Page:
[8] Budden T, Gaudy-Marqueste C, Porter A, Kay E, Gurung S, Earnshaw CH, Roeck K, Craig S, Traves V, Krutmann J, Muller P, Motta L, Zanivan S, Malliri A, Furney SJ, Nagore E, Virós A. Ultraviolet light-induced collagen degradation inhibits melanoma invasion. Nat Commun. 2021 May 12;12(1):2742

[9] Nguyen HP, Katta R. Sugar Sag: Glycation and the Role of Diet in Aging Skin. Skin Therapy Lett. 2015 Nov;20(6):1-5. PMID: 27224842

[10] Schagen SK, Zampeli VA, Makrantonaki E, Zouboulis CC. Discovering the link between nutrition and skin aging. Dermatoendocrinol. 2012 Jul 1;4(3):298-307

[11] Shamloul N, Hashim PW, Nia JJ, Farberg AS, Goldenberg G. The role of vitamins and supplements on skin appearance. Cutis. 2019 Oct;104(4):220-224

[12] Bakilan F, Armagan O, Ozgen M, Tascioglu F, Bolluk O, Alatas O. Effects of Native Type II Collagen Treatment on Knee Osteoarthritis: A Randomized Controlled Trial. Eurasian J Med. 2016 Jun;48(2):95-101

[13] Sadigursky D, Magnavita VFS, Sá CKC, Monteiro HS, Braghiroli OFM, Matos MAA. UNDENATURED COLLAGEN TYPE II FOR THE TREATMENT OF OSTEOARTHRITIS OF THE KNEE. Acta Ortop Bras. 2022 Apr 15;30(2):e240572

[14] König D, Oesser S, Scharla S, Zdzieblik D, Gollhofer A. Specific Collagen Peptides Improve Bone Mineral Density and Bone Markers in Postmenopausal Women-A Randomized Controlled Study. Nutrients. 2018 Jan 16;10(1):97

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  • I was interested in your blog on use of collagen for bones and joints. I read recently about trials of injected hydrolysed collagen by sports doctors for injuries to ligaments etc.
    I have an anatomical abnormality of the head of my left humerus which has resulted in loss of 80% cartilage! This means the joint is very painful on certain movements. Steroid injection helped but doesn’t “cure”. Do you think anoral supplement would help produce a little more cartilage? And which supplement would you recommend with mainly type 2?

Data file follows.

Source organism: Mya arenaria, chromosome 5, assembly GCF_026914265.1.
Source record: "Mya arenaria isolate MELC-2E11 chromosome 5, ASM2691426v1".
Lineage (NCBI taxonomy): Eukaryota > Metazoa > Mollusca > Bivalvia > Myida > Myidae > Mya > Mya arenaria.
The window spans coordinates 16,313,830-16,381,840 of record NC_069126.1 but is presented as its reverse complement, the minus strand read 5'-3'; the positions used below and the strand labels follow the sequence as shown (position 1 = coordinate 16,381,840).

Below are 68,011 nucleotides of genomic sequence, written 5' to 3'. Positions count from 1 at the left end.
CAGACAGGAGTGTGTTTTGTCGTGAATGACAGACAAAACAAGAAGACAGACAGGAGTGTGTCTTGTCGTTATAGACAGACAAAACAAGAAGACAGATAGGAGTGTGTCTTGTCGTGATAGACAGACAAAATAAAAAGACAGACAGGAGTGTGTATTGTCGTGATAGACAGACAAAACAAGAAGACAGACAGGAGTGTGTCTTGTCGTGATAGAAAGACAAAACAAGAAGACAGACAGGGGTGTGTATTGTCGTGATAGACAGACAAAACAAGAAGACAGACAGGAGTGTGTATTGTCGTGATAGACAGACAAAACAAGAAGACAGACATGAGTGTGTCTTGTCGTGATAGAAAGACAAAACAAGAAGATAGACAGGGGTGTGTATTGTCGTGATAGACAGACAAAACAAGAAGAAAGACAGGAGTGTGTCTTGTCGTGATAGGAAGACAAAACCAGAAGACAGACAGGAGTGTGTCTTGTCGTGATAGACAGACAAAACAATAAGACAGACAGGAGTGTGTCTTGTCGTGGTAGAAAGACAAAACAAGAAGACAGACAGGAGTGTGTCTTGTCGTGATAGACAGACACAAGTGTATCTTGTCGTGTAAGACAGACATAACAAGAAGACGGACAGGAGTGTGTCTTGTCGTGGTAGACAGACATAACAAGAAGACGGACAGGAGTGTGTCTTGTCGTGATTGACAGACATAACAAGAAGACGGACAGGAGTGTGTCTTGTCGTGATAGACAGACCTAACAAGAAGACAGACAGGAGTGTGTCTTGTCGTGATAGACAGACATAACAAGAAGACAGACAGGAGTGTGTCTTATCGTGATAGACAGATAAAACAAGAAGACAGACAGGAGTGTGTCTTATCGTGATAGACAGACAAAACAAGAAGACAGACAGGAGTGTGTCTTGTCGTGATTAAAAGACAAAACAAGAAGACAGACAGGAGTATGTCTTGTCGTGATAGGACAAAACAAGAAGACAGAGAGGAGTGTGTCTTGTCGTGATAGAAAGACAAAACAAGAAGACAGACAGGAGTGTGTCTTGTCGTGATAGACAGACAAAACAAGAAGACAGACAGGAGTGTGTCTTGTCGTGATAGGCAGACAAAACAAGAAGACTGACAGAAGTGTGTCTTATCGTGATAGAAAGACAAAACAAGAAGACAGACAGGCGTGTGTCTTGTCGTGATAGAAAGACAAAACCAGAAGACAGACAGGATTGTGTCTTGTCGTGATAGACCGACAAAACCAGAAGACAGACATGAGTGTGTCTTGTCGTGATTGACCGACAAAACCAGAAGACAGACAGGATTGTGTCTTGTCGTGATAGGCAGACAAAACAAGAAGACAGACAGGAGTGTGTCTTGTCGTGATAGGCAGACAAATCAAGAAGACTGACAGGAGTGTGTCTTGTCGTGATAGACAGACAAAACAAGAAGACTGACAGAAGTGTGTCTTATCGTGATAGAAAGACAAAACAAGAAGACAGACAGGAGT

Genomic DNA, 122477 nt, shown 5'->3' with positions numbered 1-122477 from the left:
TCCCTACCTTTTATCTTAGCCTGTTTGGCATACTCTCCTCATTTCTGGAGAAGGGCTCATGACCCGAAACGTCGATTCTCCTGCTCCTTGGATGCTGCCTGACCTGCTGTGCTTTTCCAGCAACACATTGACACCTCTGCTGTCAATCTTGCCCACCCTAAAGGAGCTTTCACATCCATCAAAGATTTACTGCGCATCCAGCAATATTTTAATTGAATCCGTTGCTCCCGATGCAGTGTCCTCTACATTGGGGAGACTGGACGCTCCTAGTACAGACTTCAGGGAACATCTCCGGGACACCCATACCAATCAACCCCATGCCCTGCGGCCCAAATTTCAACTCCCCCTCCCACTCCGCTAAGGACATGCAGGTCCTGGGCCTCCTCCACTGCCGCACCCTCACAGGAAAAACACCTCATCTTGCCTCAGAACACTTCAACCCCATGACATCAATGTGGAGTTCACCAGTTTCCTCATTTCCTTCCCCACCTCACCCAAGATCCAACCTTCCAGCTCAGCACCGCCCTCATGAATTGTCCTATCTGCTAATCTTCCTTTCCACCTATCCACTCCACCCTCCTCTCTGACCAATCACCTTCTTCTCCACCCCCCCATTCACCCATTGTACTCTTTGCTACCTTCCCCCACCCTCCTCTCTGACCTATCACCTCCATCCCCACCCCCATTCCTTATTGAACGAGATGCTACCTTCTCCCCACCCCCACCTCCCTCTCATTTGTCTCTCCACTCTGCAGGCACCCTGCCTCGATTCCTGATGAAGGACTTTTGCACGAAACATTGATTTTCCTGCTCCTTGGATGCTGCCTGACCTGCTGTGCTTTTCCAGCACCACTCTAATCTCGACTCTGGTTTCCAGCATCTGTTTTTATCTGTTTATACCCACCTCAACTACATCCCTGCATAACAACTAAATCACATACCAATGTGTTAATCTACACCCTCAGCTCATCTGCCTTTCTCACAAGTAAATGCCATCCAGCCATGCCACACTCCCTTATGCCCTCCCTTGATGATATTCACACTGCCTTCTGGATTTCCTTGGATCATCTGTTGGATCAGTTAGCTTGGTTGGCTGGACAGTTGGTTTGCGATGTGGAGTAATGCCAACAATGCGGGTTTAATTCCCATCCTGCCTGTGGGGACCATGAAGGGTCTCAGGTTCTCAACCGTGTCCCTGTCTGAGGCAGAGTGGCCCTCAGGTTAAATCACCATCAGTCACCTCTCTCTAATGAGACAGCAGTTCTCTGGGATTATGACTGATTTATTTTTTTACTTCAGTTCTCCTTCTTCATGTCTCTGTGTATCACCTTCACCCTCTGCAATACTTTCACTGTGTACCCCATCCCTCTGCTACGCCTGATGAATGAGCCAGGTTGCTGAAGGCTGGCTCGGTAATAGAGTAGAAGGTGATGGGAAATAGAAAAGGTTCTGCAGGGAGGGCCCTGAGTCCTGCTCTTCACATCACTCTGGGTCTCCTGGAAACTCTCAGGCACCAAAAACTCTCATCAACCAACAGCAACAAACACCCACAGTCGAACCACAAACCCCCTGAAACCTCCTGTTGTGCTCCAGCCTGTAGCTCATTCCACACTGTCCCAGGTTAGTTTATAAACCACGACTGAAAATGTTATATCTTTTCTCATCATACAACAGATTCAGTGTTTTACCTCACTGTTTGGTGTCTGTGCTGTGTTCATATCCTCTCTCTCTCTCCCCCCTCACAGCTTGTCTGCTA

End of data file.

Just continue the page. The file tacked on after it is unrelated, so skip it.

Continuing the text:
Reply
    • Dear Avril

      Many thanks for your question.

      As we both know keeping up to date with the role of concentrated nutrients in the generation or maintenance of health is hard for Nutritionists and GPs I suspect have no time at all.

      Replacing articular cartilage is a challenge, some people are turning to injectible collagen where there is significant erosion. Whilst it seems most are exploring knee joints the outcomes are quite impressive.

      Volpi P, Zini R, Erschbaumer F, Beggio M, Busilacchi A, Carimati G. Effectiveness of a novel hydrolyzed collagen formulation in treating patients with symptomatic knee osteoarthritis: a multicentric retrospective clinical study. Int Orthop. 2021 Feb;45(2):375-380. doi: 10.1007/s00264-020-04616-8. Epub 2020 May 23. https://pubmed.ncbi.nlm.nih.gov/32447428/

      In terms of oral supplementation there are a variety of published papers using different sources with differing outcomes.

      This review covers many of them.

      Honvo G, Lengelé L, Charles A, Reginster JY, Bruyère O. Role of Collagen Derivatives in Osteoarthritis and Cartilage Repair: A Systematic Scoping Review With Evidence Mapping. Rheumatol Ther. 2020 Dec;7(4):703-740 https://pubmed.ncbi.nlm.nih.gov/33068290/

      Whilst data is varied its clear that some people do very well.

      We have recommended a hydrolysed for of collagen called Athred for over 20 years and it has helped many people with enhanced joint comfort and improved skin and hair as a side effect.

      It is certainly worth exploring, do mix it well in your preferred medium and best to add water or liquid to it, not the other way around.

      Try it for 6 weeks, keep a chart of any related functional changes and it should be long enough to see if there is any improvement to carry on with.

      Reply